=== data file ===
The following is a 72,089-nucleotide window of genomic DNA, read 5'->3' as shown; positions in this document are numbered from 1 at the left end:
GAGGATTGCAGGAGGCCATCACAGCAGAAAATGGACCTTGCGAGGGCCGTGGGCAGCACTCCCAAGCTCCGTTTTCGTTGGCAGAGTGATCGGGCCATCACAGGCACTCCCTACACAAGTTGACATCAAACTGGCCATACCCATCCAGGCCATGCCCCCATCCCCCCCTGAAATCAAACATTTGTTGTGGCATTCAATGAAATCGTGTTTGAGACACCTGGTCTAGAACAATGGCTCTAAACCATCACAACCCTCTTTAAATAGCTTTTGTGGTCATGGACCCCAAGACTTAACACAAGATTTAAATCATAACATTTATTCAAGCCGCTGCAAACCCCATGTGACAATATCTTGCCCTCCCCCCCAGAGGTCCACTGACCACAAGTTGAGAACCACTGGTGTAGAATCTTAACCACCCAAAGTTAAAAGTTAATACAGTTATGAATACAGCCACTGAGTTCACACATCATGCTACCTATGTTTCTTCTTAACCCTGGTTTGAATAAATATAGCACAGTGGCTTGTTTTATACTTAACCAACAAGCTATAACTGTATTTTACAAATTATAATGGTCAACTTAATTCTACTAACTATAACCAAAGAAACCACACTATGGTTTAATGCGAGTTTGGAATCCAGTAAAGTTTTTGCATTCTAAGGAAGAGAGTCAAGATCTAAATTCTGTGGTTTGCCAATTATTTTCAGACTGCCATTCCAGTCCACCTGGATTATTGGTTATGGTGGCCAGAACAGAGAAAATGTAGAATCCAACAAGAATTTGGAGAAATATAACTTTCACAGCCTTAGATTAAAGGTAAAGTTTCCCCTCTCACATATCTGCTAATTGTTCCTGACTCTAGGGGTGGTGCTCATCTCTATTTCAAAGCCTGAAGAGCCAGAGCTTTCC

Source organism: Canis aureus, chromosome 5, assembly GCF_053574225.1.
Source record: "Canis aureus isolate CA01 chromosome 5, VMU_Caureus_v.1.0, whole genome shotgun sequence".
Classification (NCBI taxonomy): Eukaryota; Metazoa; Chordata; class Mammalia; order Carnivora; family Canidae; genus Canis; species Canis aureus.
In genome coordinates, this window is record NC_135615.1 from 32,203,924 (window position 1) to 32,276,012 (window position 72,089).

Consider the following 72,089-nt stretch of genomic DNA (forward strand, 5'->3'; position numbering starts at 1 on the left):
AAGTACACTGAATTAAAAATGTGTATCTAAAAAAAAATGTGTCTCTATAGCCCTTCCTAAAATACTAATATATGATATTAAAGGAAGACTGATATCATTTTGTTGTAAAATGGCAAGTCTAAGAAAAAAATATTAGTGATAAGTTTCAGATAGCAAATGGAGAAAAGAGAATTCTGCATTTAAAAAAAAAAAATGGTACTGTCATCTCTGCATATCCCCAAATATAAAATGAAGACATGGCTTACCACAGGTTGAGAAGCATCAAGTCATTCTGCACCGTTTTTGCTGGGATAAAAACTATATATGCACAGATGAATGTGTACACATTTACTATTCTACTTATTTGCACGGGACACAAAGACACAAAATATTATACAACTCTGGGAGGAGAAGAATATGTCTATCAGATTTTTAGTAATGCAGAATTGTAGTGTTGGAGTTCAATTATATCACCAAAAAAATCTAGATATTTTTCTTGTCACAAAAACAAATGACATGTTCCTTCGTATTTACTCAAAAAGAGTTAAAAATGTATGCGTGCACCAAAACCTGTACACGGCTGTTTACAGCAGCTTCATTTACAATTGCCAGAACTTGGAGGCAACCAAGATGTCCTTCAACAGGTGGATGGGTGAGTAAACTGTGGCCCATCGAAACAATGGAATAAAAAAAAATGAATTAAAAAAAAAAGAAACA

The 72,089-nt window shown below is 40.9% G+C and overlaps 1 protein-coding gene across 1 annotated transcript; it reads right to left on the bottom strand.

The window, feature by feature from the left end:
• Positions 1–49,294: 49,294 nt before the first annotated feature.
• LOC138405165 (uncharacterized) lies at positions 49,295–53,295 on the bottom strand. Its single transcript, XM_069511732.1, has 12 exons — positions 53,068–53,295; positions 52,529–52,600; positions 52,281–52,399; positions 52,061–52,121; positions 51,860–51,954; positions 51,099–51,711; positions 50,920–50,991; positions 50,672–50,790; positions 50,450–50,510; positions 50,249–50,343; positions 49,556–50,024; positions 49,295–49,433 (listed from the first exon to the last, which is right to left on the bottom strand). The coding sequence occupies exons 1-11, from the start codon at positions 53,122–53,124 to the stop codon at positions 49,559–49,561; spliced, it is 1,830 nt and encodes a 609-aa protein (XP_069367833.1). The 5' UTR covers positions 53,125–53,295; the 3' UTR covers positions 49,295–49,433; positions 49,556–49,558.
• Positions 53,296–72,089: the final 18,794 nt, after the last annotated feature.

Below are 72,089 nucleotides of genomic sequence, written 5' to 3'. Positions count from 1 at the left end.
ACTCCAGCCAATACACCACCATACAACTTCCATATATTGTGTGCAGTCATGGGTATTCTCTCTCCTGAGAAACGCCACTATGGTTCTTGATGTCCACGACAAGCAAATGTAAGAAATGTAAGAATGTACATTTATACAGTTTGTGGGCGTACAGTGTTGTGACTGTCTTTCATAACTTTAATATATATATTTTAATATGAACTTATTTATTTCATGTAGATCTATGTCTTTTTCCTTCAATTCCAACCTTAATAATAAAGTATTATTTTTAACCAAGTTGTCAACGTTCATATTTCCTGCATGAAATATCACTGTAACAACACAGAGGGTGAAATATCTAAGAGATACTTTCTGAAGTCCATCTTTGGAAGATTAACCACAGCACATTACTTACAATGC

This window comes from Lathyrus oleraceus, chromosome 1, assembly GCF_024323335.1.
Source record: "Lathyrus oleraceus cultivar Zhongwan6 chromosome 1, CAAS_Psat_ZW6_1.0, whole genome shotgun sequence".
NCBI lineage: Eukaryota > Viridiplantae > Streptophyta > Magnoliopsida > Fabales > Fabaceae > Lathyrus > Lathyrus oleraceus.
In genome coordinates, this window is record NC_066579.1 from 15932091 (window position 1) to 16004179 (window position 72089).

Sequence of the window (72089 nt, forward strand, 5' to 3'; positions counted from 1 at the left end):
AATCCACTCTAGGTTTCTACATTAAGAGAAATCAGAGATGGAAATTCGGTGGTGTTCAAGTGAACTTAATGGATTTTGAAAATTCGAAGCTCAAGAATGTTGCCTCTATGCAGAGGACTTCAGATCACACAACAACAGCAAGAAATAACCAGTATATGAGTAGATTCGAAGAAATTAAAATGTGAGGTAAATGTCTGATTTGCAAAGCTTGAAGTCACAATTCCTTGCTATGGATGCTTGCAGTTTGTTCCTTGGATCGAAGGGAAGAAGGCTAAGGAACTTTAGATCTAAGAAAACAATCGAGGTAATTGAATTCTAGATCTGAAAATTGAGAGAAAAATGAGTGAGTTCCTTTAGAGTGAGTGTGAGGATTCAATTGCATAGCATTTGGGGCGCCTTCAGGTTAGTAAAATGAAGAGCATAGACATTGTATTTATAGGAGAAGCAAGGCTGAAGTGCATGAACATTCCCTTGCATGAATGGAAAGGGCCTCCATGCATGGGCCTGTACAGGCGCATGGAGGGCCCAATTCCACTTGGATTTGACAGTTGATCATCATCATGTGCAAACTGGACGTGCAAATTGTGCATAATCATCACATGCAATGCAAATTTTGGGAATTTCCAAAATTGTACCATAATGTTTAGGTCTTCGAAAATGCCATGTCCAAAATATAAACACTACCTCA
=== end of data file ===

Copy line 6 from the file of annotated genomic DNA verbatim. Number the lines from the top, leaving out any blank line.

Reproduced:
In genome coordinates, this window is record NC_135615.1 from 32,203,924 (window position 1) to 32,276,012 (window position 72,089).